Our Pregnancy Story

The Midnight Call

The Midnight Call

I climbed onto the stretcher and made the midnight call to my husband Рcome back, we might be having our baby. Again, our car sat in the emergency room parking lot. Again, I was denied food in case we went into surgery. Again, I was hooked up to a magnesium drip, convinced my skin might be on fire and my blood was lava flowing through me. Again, I cried instead of sleeping. 

Alone in a Building Full of People

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We choked back emotions as we said goodbye for our first time in this new stage. We were supposed to be giggling, giddy for the birth of the baby that would take us from two to three, babymooning, putting together a nursery and dreaming of what life would be like in four months. Instead, Kevin walked out of my hospital room, retrieved our car from the emergency room parking lot and went home alone to the house I would not see again until our baby was born.


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With pen and paper thrust toward me, Dr. D asked the question I’d never discussed with my husband, “Knowing the severe complications your baby may face due to prematurity, do you want us to take full resuscitation measures?” I frantically looked from person to person, trying to get a read on the room and have a conversation with my husband via our eyes alone. What was his stance? What is mine? Is this a situation where we go with our gut or is there a deeper level of thinking we’re supposed to reach in the next 25 seconds? I could throw up.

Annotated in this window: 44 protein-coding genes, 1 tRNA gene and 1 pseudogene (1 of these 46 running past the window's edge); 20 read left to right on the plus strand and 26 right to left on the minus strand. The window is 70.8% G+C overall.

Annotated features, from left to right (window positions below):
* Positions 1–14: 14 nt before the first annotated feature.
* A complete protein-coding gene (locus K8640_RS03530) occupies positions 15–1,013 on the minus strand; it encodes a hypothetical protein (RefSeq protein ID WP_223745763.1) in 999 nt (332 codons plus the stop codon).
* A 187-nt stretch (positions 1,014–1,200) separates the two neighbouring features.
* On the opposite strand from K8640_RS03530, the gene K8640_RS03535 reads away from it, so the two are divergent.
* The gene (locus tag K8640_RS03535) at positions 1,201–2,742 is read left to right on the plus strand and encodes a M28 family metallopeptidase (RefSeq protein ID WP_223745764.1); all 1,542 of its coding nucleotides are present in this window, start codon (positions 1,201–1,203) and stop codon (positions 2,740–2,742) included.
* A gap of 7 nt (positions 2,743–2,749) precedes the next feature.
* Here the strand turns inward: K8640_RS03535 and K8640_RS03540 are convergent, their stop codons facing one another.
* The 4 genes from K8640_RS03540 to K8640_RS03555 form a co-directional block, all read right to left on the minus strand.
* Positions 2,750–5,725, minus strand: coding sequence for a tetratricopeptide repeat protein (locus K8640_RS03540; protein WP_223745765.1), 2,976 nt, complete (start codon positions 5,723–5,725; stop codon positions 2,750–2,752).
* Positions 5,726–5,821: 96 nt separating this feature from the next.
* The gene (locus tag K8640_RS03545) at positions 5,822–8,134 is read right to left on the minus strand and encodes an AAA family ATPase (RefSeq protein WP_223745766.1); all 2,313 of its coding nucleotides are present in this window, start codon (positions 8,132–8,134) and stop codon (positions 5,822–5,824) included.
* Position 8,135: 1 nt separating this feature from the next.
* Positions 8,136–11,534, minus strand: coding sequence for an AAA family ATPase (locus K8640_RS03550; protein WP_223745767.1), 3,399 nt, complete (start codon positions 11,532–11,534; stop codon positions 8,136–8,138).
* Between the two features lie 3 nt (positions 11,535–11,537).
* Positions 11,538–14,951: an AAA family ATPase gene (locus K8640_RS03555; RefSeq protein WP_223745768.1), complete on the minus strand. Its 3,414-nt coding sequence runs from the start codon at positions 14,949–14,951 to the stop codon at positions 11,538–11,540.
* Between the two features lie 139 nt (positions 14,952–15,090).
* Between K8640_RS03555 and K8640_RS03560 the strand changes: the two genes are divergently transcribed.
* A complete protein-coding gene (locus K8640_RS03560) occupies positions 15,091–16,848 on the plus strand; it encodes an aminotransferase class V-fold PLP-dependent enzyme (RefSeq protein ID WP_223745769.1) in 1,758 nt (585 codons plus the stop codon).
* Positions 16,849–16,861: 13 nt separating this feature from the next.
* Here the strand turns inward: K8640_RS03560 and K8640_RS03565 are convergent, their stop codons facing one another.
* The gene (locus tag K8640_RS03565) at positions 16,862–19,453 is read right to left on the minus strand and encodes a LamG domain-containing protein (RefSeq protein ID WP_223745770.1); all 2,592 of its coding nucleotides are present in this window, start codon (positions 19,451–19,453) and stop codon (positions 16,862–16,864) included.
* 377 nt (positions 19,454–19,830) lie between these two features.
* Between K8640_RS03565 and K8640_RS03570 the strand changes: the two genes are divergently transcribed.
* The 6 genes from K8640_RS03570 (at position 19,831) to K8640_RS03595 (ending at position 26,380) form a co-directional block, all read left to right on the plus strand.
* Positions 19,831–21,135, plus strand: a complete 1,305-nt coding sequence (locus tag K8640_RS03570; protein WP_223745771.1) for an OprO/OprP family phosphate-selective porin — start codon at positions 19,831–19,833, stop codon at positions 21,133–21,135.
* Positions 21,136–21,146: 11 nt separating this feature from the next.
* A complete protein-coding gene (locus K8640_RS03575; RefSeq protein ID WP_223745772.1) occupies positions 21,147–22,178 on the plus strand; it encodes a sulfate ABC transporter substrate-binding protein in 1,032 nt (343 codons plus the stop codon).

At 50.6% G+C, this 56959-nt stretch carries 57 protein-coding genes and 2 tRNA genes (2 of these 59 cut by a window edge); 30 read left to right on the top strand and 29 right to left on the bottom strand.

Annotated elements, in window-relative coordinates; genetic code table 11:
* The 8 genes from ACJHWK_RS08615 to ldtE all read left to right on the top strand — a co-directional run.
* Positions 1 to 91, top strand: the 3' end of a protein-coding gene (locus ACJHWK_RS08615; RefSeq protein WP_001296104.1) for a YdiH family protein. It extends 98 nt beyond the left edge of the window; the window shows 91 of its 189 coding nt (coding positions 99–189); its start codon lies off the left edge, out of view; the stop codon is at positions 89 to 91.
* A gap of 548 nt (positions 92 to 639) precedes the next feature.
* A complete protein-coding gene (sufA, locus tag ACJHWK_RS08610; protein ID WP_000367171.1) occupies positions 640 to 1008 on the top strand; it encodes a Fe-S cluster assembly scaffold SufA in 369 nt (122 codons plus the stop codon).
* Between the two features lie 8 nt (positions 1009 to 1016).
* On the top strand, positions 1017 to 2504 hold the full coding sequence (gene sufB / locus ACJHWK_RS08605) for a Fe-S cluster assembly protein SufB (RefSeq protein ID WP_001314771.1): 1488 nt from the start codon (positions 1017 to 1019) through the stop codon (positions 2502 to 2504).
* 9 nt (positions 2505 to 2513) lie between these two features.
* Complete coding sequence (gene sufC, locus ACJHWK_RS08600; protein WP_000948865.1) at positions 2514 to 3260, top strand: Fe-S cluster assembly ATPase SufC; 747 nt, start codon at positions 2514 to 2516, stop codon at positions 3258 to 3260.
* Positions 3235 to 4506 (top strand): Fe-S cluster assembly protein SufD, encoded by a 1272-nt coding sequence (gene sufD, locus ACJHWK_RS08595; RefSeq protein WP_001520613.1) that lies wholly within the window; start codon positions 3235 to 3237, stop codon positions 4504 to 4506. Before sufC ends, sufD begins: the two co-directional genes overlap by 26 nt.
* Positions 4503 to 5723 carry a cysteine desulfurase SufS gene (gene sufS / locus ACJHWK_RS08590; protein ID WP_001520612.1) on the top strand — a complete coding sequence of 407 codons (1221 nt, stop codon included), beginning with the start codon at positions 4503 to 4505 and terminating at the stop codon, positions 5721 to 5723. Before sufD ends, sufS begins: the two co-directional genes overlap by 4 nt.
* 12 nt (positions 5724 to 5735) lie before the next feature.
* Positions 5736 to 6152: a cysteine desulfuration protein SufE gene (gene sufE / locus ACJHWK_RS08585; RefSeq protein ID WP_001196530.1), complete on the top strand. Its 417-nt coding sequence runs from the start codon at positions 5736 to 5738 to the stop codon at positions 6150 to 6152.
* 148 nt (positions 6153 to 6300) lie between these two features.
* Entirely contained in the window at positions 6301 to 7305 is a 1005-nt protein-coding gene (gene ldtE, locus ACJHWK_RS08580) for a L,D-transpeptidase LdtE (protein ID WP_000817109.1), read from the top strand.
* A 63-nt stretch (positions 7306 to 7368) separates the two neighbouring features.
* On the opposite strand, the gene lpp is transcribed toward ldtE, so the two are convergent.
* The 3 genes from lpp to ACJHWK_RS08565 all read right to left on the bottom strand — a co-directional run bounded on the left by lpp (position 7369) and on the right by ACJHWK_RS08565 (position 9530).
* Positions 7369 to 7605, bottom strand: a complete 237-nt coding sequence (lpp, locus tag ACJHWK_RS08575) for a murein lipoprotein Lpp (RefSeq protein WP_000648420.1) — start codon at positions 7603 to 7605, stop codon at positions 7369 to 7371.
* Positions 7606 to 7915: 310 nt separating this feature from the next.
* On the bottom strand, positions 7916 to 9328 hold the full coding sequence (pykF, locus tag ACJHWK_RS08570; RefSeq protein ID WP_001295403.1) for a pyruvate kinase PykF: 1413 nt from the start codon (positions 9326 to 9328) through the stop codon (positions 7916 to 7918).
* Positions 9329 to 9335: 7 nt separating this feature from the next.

What Color is the Bridesmaid Dress?


At 8:00am on the 25th of May, we made our first drive to the Grand Rapids Medical Mile. We navigated parking ramps, elevators named by colors, hallways named by numbers and the many offices packed into various buildings named by donors. We sat anxiously in the waiting room, hopeful not for a great outcome, but even just for some answers. I remember looking at the other couple in the waiting room and realizing I was in a place solely for people with botched pregnancies. How could I belong here?

Mother’s Day

Mother's Day

I don’t know what people thought when they looked at me on Mother’s Day last year. Were their wishes hesitant? Did they make a conscious decision of what to say or not say to me before the even saw me? Did they wonder, like I did, if I would actually be a mother? I was in the darker side of the grey area that is a woman pregnant with her first child on Mother’s Day – with child, my body threatening to be without.